On the other hand, Michael Taylor, a contractor from Chorlton, told MM that Cumberbatch’s use of the word could indicate that the actor uses the term on a more regular basis.

“Even if he wasn’t meaning to be racist it suggests he was being,” Michael, 41, said.

“It looks like, the way that he said it anyway, that he just wasn’t thinking and that was the first word that popped into his head, so maybe it’s a term he uses all the time.

“Either way, he was stupid to say it, and I think that it was right for the media to question it and put the pressure on, because it really does suggest some worrying undertones to his character if he uses words like that.”

Though ‘coloureds’ is a description that was once seen as acceptable, the majority of the British public believe that it is a phrase that should remain well and truly in the past, as Tom Smith, 23, points out.

“It’s a term of 50 years ago isn’t it,” said the student, who lives in the city.

“I’ve read what happened and in the context I doubt he was meaning to be racist at all, but at the same time he chose a stupid word to use.

“As a role model, especially someone who’s come through so strong as an actor in recent years, well he should have known better.”

Dave Lowe, a 29-year-old from St Helens who works for Autotrader, agreed, and claimed that the media was not to blame, insisting that Cumberbatch showed a lack of common sense.

“It was definitely the wrong type of language but I can’t imagine that he would explicitly mean to be racist.

NOT ACCEPTABLE: Dave Lowe said the actor should not have used the term even if he didn’t mean anything by it

“He’s a high-profile role model, so of course the media are going to come down harder on it.

“But that’s no shock and it’s happened to too many people for him not to have known. He should have been switched on to it!

“I’ve grown up in around ‘old school’ people, but that type of language isn’t acceptable anymore, even if he didn’t mean anything by it.”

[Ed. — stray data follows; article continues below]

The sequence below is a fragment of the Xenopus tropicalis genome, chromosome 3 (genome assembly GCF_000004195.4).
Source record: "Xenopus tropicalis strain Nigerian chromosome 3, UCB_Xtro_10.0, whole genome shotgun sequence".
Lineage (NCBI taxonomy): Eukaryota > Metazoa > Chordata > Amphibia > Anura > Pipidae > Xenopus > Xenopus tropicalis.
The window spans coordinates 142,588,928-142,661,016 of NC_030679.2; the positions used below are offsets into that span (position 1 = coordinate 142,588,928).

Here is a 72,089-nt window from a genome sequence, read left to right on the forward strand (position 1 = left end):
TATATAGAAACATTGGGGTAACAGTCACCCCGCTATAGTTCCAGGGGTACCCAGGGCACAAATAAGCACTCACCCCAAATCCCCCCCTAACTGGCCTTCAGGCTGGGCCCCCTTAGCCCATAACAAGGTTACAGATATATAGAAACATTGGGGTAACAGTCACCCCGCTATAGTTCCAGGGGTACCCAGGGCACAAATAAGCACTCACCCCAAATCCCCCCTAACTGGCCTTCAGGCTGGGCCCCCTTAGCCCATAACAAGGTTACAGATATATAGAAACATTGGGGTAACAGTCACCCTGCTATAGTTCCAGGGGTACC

However, John Hoare, a 25-year-old from Nottingham who was in Manchester visiting friends, disagreed, stating that the media were responsible for adding extra pressure to the situation.

“I think that there’s no way he meant to be racist,” he told MM.

“I think he was right to apologise and explain himself, but at the same tine I think it was also down to the media stirring the situation – but that’s to be expected.”

Abbie Grimshaw, a 20-year-old data builder from Haywood, thought that, while Cumberbatch wasn’t making a deliberate racial slur, that he has only apologised because the statement was racist.

NOT DELIBERATE: Abbie Grimshaw said the actor was ‘stupid’ for using the term but said the situation had been made worse by the media

“I think it’s been made worse by the media attention, but obviously it’s wrong,” Abbie told MM.

“But he obviously knew what he’d said was stupid and racist, or he wouldn’t have felt the need to apologise.”

Wafa Abanlu, an 18-year-old student who lives in the city centre, also said similar, believing that it was a ‘slip of the tongue’ by the 38-year-old actor.

“It’s right that he apologised because obviously it has offended people, but I think it was made bigger from the magazines and newspapers and TV shows picking up on it.

“But that’s there job, and he [Cumberbatch] shouldn’t use that word – because a lot of people do find it offensive.”

Main image courtesy of Warner Bros. Pictures, via youtube, with thanks.